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Andreia Ruivo graduated in chemistry at the Faculty of Sciences of the University of Lisbon (FCUL) in 2005. In 2006 she started working at the Research Unit VICARTE (Glass and Ceramics for the Arts) at FCT-NOVA in the synthesis of luminescent glasses and enamels doped with lanthanide oxides and in the development of new methods for the synthesis of gold and copper ruby glass. From 2009 to 2013 she made her PhD in Sustainable Chemistry working on the synthesis and characterization of innovative luminescent glasses for artistic applications in collaboration with LAQV-Requimte at FCT-NOVA. During these years her research was focused in the production and characterization of innovative luminescent glasses using lanthanide oxides and using other elements as lead halides and copper.
Currently she is working as a Postdoctoral researcher at VICARTE developing new sustainable glass materials creating innovation in art and industry. More recently she has also been working on the reproduction and characterization of historical recipes of glasses, enamels and grisailles in the area of cultural heritage.

A. Ruivo2*1

M. Vilarigues 1,2, C. Machado1,2, A. Machado1,2, M. Costa1, L.C. Alves3,
I. Pombo Cardoso1,4, Department of Conservation and Restoration, Faculdade de Ciências e Tecnologia, Universidade NOVA de Lisboa, Campus da Caparica, 2829-516 Caparica, Portugal
2 R&D Unit VICARTE – Vidro e da Cerâmica para as Artes, Faculdade de Ciências e Tecnologia, Universidade NOVA de Lisboa, Campus da Caparica 2829-516, Caparica, Portugal
3 C2TN (Campus Tecnológico e Nuclear), IST/UL, Estrada Nacional 10 2695-066 Bobadela, Portugal
4LAQV-REQUIMTE, Faculdade de Ciências e Tecnologia, Universidade NOVA de Lisboa, Campus da Caparica 2829-516, Caparica, Portugal

Grisailles are brown or black glass-based paints generally applied on stained glass windows, that can be used as a thick opaque line to draw contours or as a watery and thin layer to add shadows and textures to the figures [1,2]. These paints are produced by mixing ground silica lead-rich glass (lead-base glass), with iron and copper, which are the colorant agents. This mixture is applied on a glass substrate, by using a vehicle, and fired afterwards (Figure 1).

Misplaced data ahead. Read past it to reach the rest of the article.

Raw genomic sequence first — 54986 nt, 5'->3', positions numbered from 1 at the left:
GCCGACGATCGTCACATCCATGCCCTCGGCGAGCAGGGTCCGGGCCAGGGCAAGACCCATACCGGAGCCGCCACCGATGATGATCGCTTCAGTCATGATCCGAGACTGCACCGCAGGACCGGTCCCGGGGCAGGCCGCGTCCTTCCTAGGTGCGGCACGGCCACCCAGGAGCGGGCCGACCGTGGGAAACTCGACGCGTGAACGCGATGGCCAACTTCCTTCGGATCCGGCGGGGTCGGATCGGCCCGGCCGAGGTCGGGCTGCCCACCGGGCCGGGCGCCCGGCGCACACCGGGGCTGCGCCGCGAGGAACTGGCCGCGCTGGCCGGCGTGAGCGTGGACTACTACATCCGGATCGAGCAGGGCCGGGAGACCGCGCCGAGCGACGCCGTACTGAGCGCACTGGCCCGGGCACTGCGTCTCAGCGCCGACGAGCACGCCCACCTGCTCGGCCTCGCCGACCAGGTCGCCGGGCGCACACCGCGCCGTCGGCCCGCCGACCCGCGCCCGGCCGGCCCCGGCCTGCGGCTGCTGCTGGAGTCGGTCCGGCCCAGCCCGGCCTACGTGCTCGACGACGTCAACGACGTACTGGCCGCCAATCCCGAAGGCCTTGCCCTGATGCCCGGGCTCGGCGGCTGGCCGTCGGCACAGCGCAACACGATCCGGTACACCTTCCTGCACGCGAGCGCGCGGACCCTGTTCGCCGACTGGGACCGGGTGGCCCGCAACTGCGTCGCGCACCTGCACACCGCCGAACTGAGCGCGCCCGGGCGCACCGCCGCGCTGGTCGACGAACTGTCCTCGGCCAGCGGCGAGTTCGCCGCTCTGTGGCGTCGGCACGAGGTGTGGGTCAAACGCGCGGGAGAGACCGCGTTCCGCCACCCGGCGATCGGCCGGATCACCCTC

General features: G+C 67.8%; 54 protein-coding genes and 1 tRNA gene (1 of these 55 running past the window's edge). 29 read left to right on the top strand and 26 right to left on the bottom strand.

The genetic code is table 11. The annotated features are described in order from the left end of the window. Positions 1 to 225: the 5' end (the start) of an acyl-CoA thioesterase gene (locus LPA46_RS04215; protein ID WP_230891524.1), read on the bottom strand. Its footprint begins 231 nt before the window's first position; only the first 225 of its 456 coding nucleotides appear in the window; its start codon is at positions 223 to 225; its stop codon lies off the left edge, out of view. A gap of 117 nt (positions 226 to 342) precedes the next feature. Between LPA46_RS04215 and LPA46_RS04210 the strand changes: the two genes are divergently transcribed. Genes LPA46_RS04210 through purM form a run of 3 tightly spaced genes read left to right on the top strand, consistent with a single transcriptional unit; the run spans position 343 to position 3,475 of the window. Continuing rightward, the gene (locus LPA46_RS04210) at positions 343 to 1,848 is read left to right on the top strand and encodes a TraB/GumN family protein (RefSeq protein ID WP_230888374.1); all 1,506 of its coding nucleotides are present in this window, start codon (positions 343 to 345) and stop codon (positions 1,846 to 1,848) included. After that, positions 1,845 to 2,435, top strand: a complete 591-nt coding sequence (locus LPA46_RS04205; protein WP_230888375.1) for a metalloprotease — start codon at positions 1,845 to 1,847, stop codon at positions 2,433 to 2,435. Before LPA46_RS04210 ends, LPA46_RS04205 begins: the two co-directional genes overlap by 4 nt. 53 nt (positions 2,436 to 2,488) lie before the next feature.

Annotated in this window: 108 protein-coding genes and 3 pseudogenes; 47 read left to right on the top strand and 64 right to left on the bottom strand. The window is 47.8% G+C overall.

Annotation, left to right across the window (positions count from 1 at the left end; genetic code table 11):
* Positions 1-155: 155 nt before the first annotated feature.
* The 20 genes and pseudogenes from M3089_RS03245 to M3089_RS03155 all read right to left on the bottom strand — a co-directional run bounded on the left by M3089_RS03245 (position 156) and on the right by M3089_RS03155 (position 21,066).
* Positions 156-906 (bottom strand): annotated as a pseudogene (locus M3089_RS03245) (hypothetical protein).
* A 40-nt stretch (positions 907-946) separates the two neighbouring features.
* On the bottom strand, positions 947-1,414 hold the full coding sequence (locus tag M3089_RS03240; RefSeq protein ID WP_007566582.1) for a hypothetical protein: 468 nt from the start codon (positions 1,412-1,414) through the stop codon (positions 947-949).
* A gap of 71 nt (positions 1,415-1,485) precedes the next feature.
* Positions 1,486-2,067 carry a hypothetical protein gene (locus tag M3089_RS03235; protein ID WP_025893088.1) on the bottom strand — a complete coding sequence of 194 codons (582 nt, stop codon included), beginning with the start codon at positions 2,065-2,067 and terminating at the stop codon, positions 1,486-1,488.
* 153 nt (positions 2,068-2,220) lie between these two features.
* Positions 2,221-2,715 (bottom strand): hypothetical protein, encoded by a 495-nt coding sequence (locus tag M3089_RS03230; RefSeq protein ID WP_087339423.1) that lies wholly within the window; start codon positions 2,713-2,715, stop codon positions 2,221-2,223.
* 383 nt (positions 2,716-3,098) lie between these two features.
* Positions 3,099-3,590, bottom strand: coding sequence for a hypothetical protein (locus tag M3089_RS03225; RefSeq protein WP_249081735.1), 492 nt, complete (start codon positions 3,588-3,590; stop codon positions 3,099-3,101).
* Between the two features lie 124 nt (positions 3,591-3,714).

Figure 1. Schematic representation of the grisaille layer on a glass substrate, in cross section, before and after firing.

The main conservation problems in historical stained glass windows are due to the chemical susceptibility of the glass and the detachment of the painting. Grisailles detachment is a well-known problem, being most often observed in stained glass produced in the first half of the nineteenth century.
This work aims to study the evolution of the composition and production technology of this paint and their influence on the grisailles detachment. Different grisailles from different historical periods were reproduced and their composition and morphology were characterized by means of optical and electron microscopy, ion beam analysis and X-ray diffraction. For the thermal compatibility tests three grisaille based on historical recipes from the treatises by Eraclius (10th-13th c.), Kunckel (17th c.) and Bontemps (19th c.) were selected and applied on glasses with different compositions: silica-potassium glass, silica-mixed alkaline glass and silica-sodium glass. The thermal behaviour of the produced grisailles and glasses was analysed by dilatometry and differential scanning calorimetry (DSC) techniques to better understand the thermal compatibility between the paint and the substrate.
The obtained results indicated that the raw materials used as colourants and for the lead-based glass remained the same until the 19th century, as well as the production methods. Differences were found in the chemical compositions, mainly due to variation of the composition of the lead-base glass, in particular of the ratio SiO2-PbO, which evolved towards a higher lead oxide content. This evolution has an impact on the thermal behaviour of the grisailles and compatibility with glass substrates. In particular 19th century recipes resulted in a grisaille with a lower coefficient of thermal expansion. The use of earth pigments instead of metal grains, the higher lead content and the removal of other raw materials as alumina gave rise to a more unstable grisaille, developing mechanical stress causing a higher detachment of the paint layer. The results reveal a low compatibility between these two materials, associated with the composition but also the morphology of the grisaille.
[1] Schalm, O., 2000. Characterization of paint layers in stained-glass windows: main causes of the degradation of nineteenth century grisaille paint layers. PhD dissertation. Antuérpia: Universitaire Instelling Antwerpen.
[2] Pradell, T. et al, 2015. Materials, Techniques, and Conservation of Historic Stained Glass “Grisailles.” International Journal of Applied Glass Science, 18: 33.